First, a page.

He announced that the number of soldiers patrolling the streets will more than double in the coming days and expressed his support for the Catholic community.
Thursday morning’s attack came just 13 days after an 18-year-old man beheaded Samuel Paty, 47, a history teacher, outside his high school in northeast Paris. The professor had shown cartoons to students, including one of the Prophet Muhammad published in the satirical journal Charlie Hebdo, during a discussion on freedom of expression.
After Paty’s murder, Macron vowed to crack down on Islamist extremism, including shutting down mosques and other organizations accused of fomenting radicalism and violence. His comments sparked anger in the Muslim world; photos of the president were burned and calls for a boycott of French products were launched.
Macron also spoke on Thursday of the murder in 2016 of Father Jacques Hamel, a Catholic priest whose throat was cut by two men inside his Norman church.
“France is under attack,” said the president. “Three of our compatriots died today at the Basilica in Nice and at the same time a French consular site was attacked in Saudi Arabia.
“I want above all to express the nation’s support for Catholics in France and elsewhere. After 2016, with the assassination of Father Hamel, it is the Catholics of our country still under attack, and just before All Saints’ Day. We are at their side so that religion can be exercised freely in our country. People can believe or not believe, all religions can be practiced, but today the nation stands alongside our fellow Catholics.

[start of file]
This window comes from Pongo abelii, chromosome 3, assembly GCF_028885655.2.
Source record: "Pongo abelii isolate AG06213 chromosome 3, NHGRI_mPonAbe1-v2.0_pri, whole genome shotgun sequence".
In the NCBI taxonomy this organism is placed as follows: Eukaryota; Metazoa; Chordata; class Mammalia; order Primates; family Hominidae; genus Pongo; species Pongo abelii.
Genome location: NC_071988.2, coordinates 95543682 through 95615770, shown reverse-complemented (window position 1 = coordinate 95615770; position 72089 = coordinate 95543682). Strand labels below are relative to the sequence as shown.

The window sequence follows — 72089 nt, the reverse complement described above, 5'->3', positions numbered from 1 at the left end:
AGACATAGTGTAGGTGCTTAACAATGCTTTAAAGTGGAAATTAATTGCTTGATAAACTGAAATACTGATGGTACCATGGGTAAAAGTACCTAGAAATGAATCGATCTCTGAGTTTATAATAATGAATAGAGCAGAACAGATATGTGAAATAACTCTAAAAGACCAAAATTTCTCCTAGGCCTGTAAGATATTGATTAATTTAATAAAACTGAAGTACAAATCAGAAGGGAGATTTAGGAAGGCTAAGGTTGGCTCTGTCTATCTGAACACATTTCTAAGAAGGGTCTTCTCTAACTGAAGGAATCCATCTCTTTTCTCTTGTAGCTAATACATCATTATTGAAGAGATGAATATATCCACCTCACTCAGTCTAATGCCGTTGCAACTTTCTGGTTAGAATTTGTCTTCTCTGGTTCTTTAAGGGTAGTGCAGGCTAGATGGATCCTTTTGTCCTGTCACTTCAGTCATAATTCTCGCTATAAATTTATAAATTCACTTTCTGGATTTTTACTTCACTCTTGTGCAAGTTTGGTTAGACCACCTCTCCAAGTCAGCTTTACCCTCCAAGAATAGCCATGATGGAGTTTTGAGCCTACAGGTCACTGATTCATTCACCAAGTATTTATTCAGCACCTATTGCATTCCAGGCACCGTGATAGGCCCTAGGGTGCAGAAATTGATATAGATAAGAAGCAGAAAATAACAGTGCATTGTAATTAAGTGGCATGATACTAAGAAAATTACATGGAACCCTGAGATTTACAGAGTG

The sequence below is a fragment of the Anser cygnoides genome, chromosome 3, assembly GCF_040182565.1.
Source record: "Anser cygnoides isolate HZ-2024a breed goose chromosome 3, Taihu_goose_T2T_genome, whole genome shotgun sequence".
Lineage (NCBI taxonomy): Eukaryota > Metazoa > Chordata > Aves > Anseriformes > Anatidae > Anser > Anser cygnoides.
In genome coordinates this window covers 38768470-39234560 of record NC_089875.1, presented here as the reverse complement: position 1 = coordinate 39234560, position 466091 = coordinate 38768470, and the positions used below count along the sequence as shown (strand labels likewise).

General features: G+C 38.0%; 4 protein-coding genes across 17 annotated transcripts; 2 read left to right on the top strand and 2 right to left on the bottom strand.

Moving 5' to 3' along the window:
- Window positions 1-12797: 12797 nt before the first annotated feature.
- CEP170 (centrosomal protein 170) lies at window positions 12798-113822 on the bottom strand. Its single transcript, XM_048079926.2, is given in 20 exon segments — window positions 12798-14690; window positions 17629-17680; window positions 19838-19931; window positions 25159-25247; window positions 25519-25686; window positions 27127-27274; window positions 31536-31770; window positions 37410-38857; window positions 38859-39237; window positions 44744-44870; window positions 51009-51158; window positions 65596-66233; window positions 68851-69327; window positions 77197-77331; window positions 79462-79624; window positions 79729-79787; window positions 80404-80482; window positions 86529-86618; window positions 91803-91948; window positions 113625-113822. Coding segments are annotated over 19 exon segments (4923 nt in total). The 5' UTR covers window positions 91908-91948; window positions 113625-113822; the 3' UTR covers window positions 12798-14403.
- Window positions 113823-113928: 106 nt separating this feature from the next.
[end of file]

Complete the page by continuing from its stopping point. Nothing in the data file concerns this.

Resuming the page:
“My second message is addressed to Nice and to the people of Nice who have already suffered from Islamist terrorist madness. This is the third time that terrorism has struck your city and you have the support and solidarity of the nation.
“If we have been attacked again, it is because of our values, our taste for freedom; the freedom to believe freely and not to give in to any terror. We will not give in to anything. Today, we have strengthened our security to face the terrorist threat. “
Macron said the French army was being mobilized to protect all places of worship, especially Catholic churches, for the religious holiday of Toussaint (Toussaint) on Sunday. The number of soldiers in the streets is to be increased from 3,000 to 7,000 and troops will be deployed outside schools for the return to class on Monday.
The state attorney was due to give details of Thursday morning’s attack at a press conference later, the president said.
He added, “Our absolute resolve in the face of these acts will continue and we will protect all of our citizens. In response, my message is a message of absolute firmness and unity. There is only one community in France, the national community.
“All of you, whatever your religion, whether you believe it or not, must unite and not give in to a spirit of division. All citizens are deeply shocked and shaken by what has happened.
He concluded: “Firmness and unity are our line today and this is the line we will follow tomorrow.”
The Nice attack happened at 9 a.m. on Thursday inside the Notre-Dame basilica in the city center.
One of the victims is said to be a 70-year-old woman beheaded in the church. A man, believed to be the head of the church, was the second victim. A woman in her 40s was seriously injured and managed to flee the church but died of her injuries.